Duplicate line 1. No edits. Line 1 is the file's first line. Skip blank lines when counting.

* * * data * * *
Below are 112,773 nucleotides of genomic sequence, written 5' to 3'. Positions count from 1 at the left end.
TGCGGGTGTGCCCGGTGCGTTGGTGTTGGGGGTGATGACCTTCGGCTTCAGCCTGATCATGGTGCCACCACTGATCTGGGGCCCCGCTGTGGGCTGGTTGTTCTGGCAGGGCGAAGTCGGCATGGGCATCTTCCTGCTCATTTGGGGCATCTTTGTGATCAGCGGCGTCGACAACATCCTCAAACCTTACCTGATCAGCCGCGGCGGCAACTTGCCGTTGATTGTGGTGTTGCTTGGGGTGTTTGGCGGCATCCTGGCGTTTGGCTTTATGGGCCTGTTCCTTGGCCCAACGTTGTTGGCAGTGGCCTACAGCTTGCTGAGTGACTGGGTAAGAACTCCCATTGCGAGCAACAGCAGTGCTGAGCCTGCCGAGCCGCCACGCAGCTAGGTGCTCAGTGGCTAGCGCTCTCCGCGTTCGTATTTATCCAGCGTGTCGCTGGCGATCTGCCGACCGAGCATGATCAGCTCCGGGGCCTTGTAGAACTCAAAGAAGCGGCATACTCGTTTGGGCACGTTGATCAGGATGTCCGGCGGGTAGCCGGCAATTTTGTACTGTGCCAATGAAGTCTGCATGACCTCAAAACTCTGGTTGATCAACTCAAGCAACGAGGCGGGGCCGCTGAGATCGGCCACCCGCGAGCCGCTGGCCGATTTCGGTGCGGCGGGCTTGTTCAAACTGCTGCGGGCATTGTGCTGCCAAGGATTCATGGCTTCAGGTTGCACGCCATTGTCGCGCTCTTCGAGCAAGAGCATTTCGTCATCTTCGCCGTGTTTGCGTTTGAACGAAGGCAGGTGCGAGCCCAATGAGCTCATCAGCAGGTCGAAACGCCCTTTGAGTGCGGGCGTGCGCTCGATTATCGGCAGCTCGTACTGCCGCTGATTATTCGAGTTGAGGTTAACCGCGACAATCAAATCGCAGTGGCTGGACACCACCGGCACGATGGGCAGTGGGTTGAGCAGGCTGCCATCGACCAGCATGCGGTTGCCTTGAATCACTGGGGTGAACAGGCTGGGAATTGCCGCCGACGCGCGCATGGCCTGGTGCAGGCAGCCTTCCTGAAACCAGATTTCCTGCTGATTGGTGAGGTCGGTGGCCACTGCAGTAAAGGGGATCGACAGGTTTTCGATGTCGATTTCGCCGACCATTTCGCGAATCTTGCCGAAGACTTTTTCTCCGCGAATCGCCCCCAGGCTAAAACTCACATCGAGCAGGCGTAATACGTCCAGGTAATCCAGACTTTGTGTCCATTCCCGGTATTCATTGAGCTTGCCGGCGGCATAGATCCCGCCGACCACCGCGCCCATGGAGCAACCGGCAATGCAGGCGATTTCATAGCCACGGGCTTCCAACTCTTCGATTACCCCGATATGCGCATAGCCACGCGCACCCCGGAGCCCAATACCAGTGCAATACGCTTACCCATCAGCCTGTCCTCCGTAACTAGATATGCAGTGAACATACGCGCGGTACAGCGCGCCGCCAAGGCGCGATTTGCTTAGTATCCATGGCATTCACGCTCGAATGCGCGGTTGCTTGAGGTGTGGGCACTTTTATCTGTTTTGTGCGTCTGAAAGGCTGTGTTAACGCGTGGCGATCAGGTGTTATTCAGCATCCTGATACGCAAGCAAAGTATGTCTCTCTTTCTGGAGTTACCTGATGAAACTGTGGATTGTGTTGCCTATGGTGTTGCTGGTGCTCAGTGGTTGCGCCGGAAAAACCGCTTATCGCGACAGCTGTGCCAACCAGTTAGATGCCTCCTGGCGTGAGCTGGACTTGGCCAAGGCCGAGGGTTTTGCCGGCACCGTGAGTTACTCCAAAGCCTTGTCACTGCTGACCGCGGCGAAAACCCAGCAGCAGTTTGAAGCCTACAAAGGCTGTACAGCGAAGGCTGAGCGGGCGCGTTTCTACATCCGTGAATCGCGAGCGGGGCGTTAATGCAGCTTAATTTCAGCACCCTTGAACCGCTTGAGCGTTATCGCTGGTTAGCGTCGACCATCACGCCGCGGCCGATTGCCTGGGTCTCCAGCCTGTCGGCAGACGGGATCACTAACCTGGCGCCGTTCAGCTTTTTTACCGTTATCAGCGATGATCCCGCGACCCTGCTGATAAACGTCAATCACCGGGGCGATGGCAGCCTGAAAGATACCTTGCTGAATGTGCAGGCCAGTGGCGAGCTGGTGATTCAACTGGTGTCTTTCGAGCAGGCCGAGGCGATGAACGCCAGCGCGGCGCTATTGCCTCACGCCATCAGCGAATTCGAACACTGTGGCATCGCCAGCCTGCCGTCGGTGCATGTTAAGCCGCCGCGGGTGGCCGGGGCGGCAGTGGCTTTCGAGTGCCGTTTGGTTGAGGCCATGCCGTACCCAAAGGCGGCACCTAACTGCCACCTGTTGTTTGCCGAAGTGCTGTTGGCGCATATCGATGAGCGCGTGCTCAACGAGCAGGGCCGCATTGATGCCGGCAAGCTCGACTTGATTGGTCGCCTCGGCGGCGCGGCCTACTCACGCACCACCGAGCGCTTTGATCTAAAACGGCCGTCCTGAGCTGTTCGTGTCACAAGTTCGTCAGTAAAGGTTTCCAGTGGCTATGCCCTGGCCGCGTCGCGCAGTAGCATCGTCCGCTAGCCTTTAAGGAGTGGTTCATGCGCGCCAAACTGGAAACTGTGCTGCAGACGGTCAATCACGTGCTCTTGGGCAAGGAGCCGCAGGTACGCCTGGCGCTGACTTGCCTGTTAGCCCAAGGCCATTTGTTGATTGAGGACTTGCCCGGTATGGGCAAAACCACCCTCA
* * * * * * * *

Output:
Below are 112,773 nucleotides of genomic sequence, written 5' to 3'. Positions count from 1 at the left end.